Guitar Player Magazine
September 1996

"Space rock can transport you to a three-dimensional place, rather than the two-dimensional place you go to with a regular verse-chorus-verse song," says Helios Creed, the effects-mad guiterrorist behind late-'70s cult icon Chrome. Chrome's corrosive acid punk heavily swayed alternative bands from Nine Inch Nails to the Butthole Surfers, whose guitarist Paul Leary invited Creed to record tracks on "Clean It Up, Bitch" and "The Annoying Song" from the Surfers' John Paul Jones-produced '94 release *Independent Worm Saloon*. Creed's explosive guitar style, inspired by volume freaks like Hendrix and Blue Cheer's Leigh Stephens, sounds like it's been transmitted from a heavily flanged parallel dimension of alien probes (he claims to have seen UFOs on three separate occasions) and hallucinogenic mushroom trips. But rest assured, the man is grounded.

"Before you play on psychedelics, just make sure you're in tune first," Creed chuckles. "Psychedelics can really inspire you though. They're a good experimental tool. You might even hear some guitar effects in your head when you're on a trip before you actually find the effect with your guitar."

When he's not jamming just in headspace, Creed sports a clutch of Gibson SGs and Melody Makers, amping in stereo through a pair of Peavey Mace 100-watt heads and Lab Series 4x12 bottoms. He splits the signal with an MXR stereo chorus and uses an old Morley pedal for left/right panning. His trademark fuzz-wah freakouts and echo washes are produced with the help of a ProCo Rat, an original Vox CryBaby, and an Electro-Harmonix Micro-Synth and Deluxe Memory Man. Since Chrome split in 1986 (plans call for a reunion this year minus singer Damon Edge) Creed's released several madcap albums of industrial Hendrixian mindfuck on Amphetamine Reptile, including *Lactating Purple*, *Planet X* and *Busting Through the Van Allen Belt*. He's also fulfilled his "high school dream" of touring with Nik Turner's Hawkwind, and has recently released the synthy, ambient CD *Dark Matter: Seeing Strange Lights* on Cleopatra. Born in '53 in Hawaii, Creed's been around long enough to remember the Venture's heydey ("one of the first bands to use a lot of effects"), catch Hendrix live ("I saw him three months before he died") and gasp in amazement that the public never seems to tire of big, fuzzy guitar riffs.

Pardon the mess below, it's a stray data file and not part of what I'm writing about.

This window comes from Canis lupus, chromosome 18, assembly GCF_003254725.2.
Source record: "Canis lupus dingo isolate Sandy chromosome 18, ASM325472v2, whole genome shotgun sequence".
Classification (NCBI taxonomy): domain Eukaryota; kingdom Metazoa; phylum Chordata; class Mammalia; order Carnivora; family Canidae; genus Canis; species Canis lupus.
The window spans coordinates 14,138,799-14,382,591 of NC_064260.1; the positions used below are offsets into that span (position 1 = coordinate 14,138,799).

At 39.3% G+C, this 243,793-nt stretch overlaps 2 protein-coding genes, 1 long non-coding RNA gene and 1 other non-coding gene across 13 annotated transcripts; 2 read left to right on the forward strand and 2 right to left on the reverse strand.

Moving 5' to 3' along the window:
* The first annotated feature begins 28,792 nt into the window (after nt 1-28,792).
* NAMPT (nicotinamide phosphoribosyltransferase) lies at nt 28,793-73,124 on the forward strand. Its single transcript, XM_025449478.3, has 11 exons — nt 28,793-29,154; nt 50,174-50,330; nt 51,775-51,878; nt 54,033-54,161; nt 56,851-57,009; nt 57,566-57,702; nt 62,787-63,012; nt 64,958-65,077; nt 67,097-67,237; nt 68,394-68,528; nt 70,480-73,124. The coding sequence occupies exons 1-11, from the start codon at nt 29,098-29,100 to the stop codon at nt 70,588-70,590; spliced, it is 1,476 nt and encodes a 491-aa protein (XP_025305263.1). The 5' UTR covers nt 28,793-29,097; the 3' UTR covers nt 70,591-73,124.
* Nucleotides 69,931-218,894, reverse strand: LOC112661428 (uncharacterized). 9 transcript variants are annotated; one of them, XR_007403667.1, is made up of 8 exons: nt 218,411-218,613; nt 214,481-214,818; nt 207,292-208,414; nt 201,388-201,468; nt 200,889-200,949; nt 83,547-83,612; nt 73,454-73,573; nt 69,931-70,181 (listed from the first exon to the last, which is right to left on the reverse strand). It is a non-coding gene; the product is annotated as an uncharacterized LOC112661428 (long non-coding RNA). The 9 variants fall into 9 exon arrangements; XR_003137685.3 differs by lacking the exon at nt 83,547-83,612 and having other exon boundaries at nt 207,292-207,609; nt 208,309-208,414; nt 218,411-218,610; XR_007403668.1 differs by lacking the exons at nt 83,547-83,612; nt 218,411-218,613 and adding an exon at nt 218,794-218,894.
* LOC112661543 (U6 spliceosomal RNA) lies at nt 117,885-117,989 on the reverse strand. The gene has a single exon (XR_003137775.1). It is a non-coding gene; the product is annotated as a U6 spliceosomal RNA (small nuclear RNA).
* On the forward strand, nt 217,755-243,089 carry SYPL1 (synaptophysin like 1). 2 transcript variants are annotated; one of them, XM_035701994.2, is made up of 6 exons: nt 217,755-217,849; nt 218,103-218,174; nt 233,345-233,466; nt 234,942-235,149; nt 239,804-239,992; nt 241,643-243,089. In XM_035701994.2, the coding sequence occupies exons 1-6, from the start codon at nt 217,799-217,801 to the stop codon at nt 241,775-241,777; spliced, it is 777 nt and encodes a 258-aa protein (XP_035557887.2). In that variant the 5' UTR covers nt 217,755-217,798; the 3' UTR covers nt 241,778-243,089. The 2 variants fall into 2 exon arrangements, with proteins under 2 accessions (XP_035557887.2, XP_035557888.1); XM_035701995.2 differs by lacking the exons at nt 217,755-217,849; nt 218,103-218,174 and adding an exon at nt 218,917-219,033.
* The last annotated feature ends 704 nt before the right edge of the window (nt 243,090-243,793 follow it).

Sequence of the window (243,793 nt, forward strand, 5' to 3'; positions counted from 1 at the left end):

"Some Russian scientists did a study in which they concluded that teenagers are addicted to certain frequencies in guitar distortion," he grins. "After reading that I decided to go for as many frequencies and tones as I could to grab all the fuzz addicts out there. Of course I'm a fuzz addict myself."



Images appearing in this article: